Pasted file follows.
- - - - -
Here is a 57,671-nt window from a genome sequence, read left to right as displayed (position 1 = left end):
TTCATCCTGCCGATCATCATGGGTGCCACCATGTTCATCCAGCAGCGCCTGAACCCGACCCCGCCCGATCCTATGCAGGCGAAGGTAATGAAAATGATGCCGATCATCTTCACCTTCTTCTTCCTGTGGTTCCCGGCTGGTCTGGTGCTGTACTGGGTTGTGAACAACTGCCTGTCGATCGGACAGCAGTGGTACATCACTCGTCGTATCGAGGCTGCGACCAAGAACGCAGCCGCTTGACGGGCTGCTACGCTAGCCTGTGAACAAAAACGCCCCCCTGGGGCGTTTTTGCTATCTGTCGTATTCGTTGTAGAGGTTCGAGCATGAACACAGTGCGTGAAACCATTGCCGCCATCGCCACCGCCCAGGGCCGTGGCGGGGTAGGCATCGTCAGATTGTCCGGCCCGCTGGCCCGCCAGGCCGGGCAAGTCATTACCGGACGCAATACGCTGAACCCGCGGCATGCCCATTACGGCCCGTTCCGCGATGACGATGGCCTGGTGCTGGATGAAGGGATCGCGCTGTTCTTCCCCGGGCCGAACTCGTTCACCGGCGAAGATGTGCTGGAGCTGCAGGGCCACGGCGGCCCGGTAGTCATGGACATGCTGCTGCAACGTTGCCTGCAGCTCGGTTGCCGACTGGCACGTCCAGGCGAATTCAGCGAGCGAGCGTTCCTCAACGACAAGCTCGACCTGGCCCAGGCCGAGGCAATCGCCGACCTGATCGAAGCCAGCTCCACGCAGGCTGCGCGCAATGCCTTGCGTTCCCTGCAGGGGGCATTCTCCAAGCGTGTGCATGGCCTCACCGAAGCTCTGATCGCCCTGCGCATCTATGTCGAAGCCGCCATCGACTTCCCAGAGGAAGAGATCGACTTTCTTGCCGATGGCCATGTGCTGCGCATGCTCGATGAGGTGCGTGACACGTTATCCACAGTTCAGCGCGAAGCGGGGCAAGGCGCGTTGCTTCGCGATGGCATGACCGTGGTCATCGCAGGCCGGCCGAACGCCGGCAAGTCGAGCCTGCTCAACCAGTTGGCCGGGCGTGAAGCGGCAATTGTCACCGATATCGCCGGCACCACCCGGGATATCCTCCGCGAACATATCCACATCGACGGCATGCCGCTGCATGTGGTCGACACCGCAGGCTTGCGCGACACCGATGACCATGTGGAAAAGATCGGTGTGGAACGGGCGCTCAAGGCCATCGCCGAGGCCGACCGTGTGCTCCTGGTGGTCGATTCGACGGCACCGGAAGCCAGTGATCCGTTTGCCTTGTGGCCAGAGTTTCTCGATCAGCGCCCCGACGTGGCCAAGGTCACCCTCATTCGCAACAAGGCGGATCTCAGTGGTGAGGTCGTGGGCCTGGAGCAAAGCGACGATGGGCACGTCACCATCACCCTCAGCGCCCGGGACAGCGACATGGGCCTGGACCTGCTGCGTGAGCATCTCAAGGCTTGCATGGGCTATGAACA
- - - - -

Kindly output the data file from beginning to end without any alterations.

Here is a 57,671-nt window from a genome sequence, read left to right as displayed (position 1 = left end):
TTCATCCTGCCGATCATCATGGGTGCCACCATGTTCATCCAGCAGCGCCTGAACCCGACCCCGCCCGATCCTATGCAGGCGAAGGTAATGAAAATGATGCCGATCATCTTCACCTTCTTCTTCCTGTGGTTCCCGGCTGGTCTGGTGCTGTACTGGGTTGTGAACAACTGCCTGTCGATCGGACAGCAGTGGTACATCACTCGTCGTATCGAGGCTGCGACCAAGAACGCAGCCGCTTGACGGGCTGCTACGCTAGCCTGTGAACAAAAACGCCCCCCTGGGGCGTTTTTGCTATCTGTCGTATTCGTTGTAGAGGTTCGAGCATGAACACAGTGCGTGAAACCATTGCCGCCATCGCCACCGCCCAGGGCCGTGGCGGGGTAGGCATCGTCAGATTGTCCGGCCCGCTGGCCCGCCAGGCCGGGCAAGTCATTACCGGACGCAATACGCTGAACCCGCGGCATGCCCATTACGGCCCGTTCCGCGATGACGATGGCCTGGTGCTGGATGAAGGGATCGCGCTGTTCTTCCCCGGGCCGAACTCGTTCACCGGCGAAGATGTGCTGGAGCTGCAGGGCCACGGCGGCCCGGTAGTCATGGACATGCTGCTGCAACGTTGCCTGCAGCTCGGTTGCCGACTGGCACGTCCAGGCGAATTCAGCGAGCGAGCGTTCCTCAACGACAAGCTCGACCTGGCCCAGGCCGAGGCAATCGCCGACCTGATCGAAGCCAGCTCCACGCAGGCTGCGCGCAATGCCTTGCGTTCCCTGCAGGGGGCATTCTCCAAGCGTGTGCATGGCCTCACCGAAGCTCTGATCGCCCTGCGCATCTATGTCGAAGCCGCCATCGACTTCCCAGAGGAAGAGATCGACTTTCTTGCCGATGGCCATGTGCTGCGCATGCTCGATGAGGTGCGTGACACGTTATCCACAGTTCAGCGCGAAGCGGGGCAAGGCGCGTTGCTTCGCGATGGCATGACCGTGGTCATCGCAGGCCGGCCGAACGCCGGCAAGTCGAGCCTGCTCAACCAGTTGGCCGGGCGTGAAGCGGCAATTGTCACCGATATCGCCGGCACCACCCGGGATATCCTCCGCGAACATATCCACATCGACGGCATGCCGCTGCATGTGGTCGACACCGCAGGCTTGCGCGACACCGATGACCATGTGGAAAAGATCGGTGTGGAACGGGCGCTCAAGGCCATCGCCGAGGCCGACCGTGTGCTCCTGGTGGTCGATTCGACGGCACCGGAAGCCAGTGATCCGTTTGCCTTGTGGCCAGAGTTTCTCGATCAGCGCCCCGACGTGGCCAAGGTCACCCTCATTCGCAACAAGGCGGATCTCAGTGGTGAGGTCGTGGGCCTGGAGCAAAGCGACGATGGGCACGTCACCATCACCCTCAGCGCCCGGGACAGCGACATGGGCCTGGACCTGCTGCGTGAGCATCTCAAGGCTTGCATGGGCTATGAACA